China’s continued human rights violations are a frequent cause of tension in Sino-US relations. the The United States condemned repeated treatment of ethnic minorities, in particular Uyghurs in Xinjiang, and imposed sanctions for human rights violations. How the American public perceives these human rights issues and how these perceptions will shape future relations with China is largely excluded from this discussion of the growing tensions.

To analyze public opinion on human rights in China, we conducted a survey of 934 American respondents via mTurk Amazon on March 4, 2021. Respondents were first asked: “On a scale of 1 to 5, 1 not being a problem and 5 being a serious problem, how big is the problem that you see today as human rights violations in China? “

While the question may be suggestive, assuming the public is aware of human rights issues in China and that they exist, we find that the vast majority of respondents (81.9%) consider Chinese violations as a serious problem (a 4 or 5 on the scale). ). Broken down further, Democrats and Republicans shared a similar sentiment (82% and 84% respectively). These findings demonstrate that human rights violations in China are pressing issues that could potentially affect policy.

In the past, the United States has taken a hard power approach to things like “Trade, security, currency, maritime claims and intellectual property” but a soft power, or “lead by example,” approach to human rights issues. However, as the gravity of the situation in western China becomes increasingly known, the United States’ response has gone beyond soft power, impose economic sanctions on some Chinese officials as a punishment.

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Next, the interviewees were asked, “In a nutshell, what do you think is the most pressing human rights issue in China?” The figure below shows the most common words or phrases mentioned in the open response, with larger words appearing more frequently.

Over 96% of respondents offered specific examples or considered general human rights violations to be a problem in China. Of the responses, about 12% indicated detention camps in western China. Others have pointed to the mistreatment of workers in western China, where it is known factories dependent on forced labor. Overall, respondents were more likely to specify their concerns about Uyghurs than any other religious or ethnic minority, with almost 15% of responses specifying Uyghurs by name, compared with just 3% indicating any other ethnic group. This suggests that Americans are increasingly aware of the plight and abuse of the Uyghurs in Xinjiang, where, a few years earlier, the region and its people were barely known.

Finally, we randomly assigned respondents to one of four versions of a question about human rights in China, so that we could identify how framing can influence perceptions. The versions were:

Version 1: Recent reports claim that women in western China are systematically raped in internment camps. Should the United States impose economic sanctions on China?

Version 2: Recent reports claim that Muslim women in western China are systematically raped in internment camps. Should the United States impose economic sanctions on China?

Version 3: Recent reports claim that women in western China are systematically raped in internment camps. Should the United States impose economic sanctions on China, even if it worsens relations between the United States and China?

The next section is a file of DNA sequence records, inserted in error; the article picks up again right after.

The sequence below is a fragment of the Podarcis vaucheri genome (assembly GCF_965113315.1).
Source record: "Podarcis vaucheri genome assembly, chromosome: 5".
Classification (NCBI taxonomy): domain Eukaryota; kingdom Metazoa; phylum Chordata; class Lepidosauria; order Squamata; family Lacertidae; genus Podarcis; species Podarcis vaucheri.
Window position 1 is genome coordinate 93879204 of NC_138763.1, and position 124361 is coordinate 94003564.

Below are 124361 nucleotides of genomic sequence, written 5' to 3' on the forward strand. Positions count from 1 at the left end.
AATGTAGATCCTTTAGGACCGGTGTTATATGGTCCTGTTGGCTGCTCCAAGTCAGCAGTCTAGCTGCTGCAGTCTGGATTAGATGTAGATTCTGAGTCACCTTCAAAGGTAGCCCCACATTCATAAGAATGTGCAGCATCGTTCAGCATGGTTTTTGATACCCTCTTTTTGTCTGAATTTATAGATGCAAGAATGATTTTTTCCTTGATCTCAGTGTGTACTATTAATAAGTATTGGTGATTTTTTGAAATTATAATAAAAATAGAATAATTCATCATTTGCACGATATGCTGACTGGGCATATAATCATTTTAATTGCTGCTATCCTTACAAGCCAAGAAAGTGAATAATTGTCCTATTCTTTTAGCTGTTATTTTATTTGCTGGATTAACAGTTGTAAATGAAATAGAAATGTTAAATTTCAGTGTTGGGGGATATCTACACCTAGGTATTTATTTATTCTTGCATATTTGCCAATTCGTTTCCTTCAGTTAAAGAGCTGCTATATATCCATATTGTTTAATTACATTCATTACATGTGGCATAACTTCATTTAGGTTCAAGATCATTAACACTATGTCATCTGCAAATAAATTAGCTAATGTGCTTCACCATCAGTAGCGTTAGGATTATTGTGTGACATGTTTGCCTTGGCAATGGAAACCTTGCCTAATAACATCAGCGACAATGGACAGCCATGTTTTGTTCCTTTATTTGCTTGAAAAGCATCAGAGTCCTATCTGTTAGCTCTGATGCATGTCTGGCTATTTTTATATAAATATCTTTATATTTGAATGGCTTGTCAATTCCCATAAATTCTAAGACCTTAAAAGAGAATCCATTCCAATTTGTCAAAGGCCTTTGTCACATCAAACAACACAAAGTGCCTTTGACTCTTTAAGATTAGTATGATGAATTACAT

Version 4: Recent reports claim that Muslim women in western China are systematically raped in internment camps. Should the United States impose economic sanctions on China, even if it worsens relations between the United States and China?The data shows clear majorities responding in support of sanctions across all versions, with version 3 having the highest support (81.5%), while version 4 generating the lowest (71.7%). ). This pattern persists when separated by party or gender, further suggesting tolerance for sanctions even if relations with China deteriorate as a result.

These figures suggest that the American public is increasingly aware of the problems related to human rights violations in China, possibly due to increased media coverage. Data on U.S. perceptions of human rights in China show that many mass incarceration and surveillance of Uyghurs is a serious human rights crisis. However, the increase in negative American media coverage on these issues has also influenced China’s perception of the United States. Research conducted in 2019 on the impact of pressure on human rights in authoritarian states demonstrates the propensity of citizens to become defensive when their country is criticized, especially when such criticism comes from a perceived rival. Meanwhile, the more human rights violations in China are highlighted and discussed, the more U.S. support for policies such as sanctions will continue.

So, as the United States continues to push China on human rights and Chinese citizens become less interested in what is seen as anti-China rhetoric, bilateral relations are likely to continue to deteriorate.

Studies found that resilient bilateral relations require mutual identification, while perceptions of another state as “Other” in terms of values ​​or culture had the opposite effect. In addition to influencing how Americans view China, a perception of “otherness” may further affect how Americans view religious groups in China and the extent to which Americans are prepared to act to help them. persecuted religious groups. While support for sanctions was weakest when our investigation specifically identified the persecution of Muslim women, that could change as growing recognition of these atrocities push Americans to perceive China as “the other.” With public support for continued US pressure on China in the face of a recalcitrant Chinese government and Chinese public rejection of human rights claims, bilateral relations will continue to struggle.